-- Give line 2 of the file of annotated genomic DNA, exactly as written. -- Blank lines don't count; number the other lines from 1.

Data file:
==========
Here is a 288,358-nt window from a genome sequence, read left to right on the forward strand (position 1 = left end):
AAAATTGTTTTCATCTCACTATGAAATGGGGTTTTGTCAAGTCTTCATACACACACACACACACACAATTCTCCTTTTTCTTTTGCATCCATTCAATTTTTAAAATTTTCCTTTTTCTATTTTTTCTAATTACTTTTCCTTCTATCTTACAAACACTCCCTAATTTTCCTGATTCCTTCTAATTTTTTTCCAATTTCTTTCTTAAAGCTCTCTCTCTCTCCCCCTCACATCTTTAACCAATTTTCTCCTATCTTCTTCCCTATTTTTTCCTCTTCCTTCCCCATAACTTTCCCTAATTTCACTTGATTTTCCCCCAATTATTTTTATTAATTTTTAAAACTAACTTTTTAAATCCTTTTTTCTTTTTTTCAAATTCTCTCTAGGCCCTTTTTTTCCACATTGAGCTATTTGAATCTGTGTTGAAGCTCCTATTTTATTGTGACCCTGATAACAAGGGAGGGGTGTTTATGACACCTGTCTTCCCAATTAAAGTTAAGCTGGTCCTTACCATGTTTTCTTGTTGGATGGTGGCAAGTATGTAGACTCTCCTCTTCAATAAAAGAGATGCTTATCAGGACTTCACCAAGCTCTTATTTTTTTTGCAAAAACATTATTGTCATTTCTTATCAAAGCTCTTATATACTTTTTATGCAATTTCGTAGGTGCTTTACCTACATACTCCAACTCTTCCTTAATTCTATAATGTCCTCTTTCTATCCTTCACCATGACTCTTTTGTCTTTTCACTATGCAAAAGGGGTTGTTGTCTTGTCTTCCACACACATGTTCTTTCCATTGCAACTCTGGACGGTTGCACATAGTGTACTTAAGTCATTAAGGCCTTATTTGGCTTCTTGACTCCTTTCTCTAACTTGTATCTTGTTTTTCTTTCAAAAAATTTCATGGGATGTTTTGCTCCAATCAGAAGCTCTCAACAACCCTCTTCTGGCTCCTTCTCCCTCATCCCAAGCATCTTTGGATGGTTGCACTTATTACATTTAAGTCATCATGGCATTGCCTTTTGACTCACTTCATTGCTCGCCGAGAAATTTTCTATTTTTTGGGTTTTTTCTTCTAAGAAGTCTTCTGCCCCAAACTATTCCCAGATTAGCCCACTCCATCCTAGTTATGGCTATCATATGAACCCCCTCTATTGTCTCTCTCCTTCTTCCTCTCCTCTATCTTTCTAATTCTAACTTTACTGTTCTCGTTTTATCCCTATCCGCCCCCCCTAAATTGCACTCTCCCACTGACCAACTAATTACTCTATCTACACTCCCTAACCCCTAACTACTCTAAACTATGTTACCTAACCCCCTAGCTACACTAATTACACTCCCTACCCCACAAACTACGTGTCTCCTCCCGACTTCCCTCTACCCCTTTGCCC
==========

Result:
AAAATTGTTTTCATCTCACTATGAAATGGGGTTTTGTCAAGTCTTCATACACACACACACACACACAATTCTCCTTTTTCTTTTGCATCCATTCAATTTTTAAAATTTTCCTTTTTCTATTTTTTCTAATTACTTTTCCTTCTATCTTACAAACACTCCCTAATTTTCCTGATTCCTTCTAATTTTTTTCCAATTTCTTTCTTAAAGCTCTCTCTCTCTCCCCCTCACATCTTTAACCAATTTTCTCCTATCTTCTTCCCTATTTTTTCCTCTTCCTTCCCCATAACTTTCCCTAATTTCACTTGATTTTCCCCCAATTATTTTTATTAATTTTTAAAACTAACTTTTTAAATCCTTTTTTCTTTTTTTCAAATTCTCTCTAGGCCCTTTTTTTCCACATTGAGCTATTTGAATCTGTGTTGAAGCTCCTATTTTATTGTGACCCTGATAACAAGGGAGGGGTGTTTATGACACCTGTCTTCCCAATTAAAGTTAAGCTGGTCCTTACCATGTTTTCTTGTTGGATGGTGGCAAGTATGTAGACTCTCCTCTTCAATAAAAGAGATGCTTATCAGGACTTCACCAAGCTCTTATTTTTTTTGCAAAAACATTATTGTCATTTCTTATCAAAGCTCTTATATACTTTTTATGCAATTTCGTAGGTGCTTTACCTACATACTCCAACTCTTCCTTAATTCTATAATGTCCTCTTTCTATCCTTCACCATGACTCTTTTGTCTTTTCACTATGCAAAAGGGGTTGTTGTCTTGTCTTCCACACACATGTTCTTTCCATTGCAACTCTGGACGGTTGCACATAGTGTACTTAAGTCATTAAGGCCTTATTTGGCTTCTTGACTCCTTTCTCTAACTTGTATCTTGTTTTTCTTTCAAAAAATTTCATGGGATGTTTTGCTCCAATCAGAAGCTCTCAACAACCCTCTTCTGGCTCCTTCTCCCTCATCCCAAGCATCTTTGGATGGTTGCACTTATTACATTTAAGTCATCATGGCATTGCCTTTTGACTCACTTCATTGCTCGCCGAGAAATTTTCTATTTTTTGGGTTTTTTCTTCTAAGAAGTCTTCTGCCCCAAACTATTCCCAGATTAGCCCACTCCATCCTAGTTATGGCTATCATATGAACCCCCTCTATTGTCTCTCTCCTTCTTCCTCTCCTCTATCTTTCTAATTCTAACTTTACTGTTCTCGTTTTATCCCTATCCGCCCCCCCTAAATTGCACTCTCCCACTGACCAACTAATTACTCTATCTACACTCCCTAACCCCTAACTACTCTAAACTATGTTACCTAACCCCCTAGCTACACTAATTACACTCCCTACCCCACAAACTACGTGTCTCCTCCCGACTTCCCTCTACCCCTTTGCCC